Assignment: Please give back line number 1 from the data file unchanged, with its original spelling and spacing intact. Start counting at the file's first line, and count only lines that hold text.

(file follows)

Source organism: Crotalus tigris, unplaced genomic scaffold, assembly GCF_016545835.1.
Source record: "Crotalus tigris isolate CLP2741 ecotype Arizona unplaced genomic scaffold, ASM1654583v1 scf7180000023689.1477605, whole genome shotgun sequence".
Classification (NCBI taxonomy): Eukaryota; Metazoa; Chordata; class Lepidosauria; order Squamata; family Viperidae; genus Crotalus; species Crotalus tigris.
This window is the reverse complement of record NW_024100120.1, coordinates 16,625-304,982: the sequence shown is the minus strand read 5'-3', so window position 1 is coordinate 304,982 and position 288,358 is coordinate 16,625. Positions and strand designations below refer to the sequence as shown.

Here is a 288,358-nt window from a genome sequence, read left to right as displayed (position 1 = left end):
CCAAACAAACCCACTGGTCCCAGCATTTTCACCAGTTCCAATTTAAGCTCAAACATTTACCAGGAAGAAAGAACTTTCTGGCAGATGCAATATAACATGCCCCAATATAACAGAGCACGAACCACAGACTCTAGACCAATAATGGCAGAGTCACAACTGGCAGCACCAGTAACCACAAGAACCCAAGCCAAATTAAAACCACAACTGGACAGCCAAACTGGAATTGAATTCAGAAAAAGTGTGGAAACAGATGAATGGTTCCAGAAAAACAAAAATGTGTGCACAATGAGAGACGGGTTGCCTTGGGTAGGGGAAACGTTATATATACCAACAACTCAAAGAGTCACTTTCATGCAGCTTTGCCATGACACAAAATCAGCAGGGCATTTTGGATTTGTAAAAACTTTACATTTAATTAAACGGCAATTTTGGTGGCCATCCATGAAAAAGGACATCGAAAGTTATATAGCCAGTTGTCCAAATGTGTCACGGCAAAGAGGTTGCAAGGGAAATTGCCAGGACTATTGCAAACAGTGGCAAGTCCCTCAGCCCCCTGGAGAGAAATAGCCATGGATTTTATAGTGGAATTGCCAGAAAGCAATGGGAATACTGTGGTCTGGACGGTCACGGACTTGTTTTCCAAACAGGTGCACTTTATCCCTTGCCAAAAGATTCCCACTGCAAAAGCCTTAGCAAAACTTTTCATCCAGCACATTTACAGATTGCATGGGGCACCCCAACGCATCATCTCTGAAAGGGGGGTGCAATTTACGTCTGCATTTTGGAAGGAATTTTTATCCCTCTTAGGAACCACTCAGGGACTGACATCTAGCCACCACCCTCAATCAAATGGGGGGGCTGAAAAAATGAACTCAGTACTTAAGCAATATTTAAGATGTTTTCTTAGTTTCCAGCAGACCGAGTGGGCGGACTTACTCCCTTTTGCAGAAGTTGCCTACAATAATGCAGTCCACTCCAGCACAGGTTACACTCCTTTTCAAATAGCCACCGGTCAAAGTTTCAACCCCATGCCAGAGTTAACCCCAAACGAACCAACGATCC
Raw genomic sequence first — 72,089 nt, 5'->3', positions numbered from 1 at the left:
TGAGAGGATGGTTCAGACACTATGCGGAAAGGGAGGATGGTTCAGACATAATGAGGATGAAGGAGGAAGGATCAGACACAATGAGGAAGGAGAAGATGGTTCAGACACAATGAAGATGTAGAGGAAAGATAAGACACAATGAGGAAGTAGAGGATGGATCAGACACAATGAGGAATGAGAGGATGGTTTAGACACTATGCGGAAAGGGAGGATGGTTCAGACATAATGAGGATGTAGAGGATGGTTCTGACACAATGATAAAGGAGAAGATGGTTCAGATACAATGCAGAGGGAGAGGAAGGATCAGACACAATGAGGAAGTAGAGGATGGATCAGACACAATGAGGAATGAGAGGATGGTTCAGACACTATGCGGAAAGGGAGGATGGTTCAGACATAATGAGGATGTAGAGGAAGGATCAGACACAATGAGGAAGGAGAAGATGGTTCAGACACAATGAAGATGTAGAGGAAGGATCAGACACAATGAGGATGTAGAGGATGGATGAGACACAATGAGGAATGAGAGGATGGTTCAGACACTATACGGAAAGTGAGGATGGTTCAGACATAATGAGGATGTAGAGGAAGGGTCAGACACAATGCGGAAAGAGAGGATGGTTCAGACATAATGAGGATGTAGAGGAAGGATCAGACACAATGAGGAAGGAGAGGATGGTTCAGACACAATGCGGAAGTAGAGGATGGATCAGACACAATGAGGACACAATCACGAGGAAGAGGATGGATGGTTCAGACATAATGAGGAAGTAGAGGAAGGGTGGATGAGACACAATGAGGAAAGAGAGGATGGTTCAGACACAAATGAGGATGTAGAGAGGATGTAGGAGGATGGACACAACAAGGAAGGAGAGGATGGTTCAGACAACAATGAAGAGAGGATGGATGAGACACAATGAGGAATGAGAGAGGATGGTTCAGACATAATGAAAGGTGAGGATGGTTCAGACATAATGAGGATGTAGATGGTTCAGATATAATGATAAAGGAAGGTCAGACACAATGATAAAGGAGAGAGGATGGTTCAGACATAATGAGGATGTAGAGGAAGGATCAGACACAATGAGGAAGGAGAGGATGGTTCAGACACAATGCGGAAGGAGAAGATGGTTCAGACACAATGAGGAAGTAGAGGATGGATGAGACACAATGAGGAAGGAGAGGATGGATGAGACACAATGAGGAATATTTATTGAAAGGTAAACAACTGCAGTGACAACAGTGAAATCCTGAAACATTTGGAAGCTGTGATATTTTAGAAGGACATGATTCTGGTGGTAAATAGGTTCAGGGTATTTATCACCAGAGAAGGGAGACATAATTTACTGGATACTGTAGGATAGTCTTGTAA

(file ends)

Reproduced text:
Source organism: Crotalus tigris, unplaced genomic scaffold, assembly GCF_016545835.1.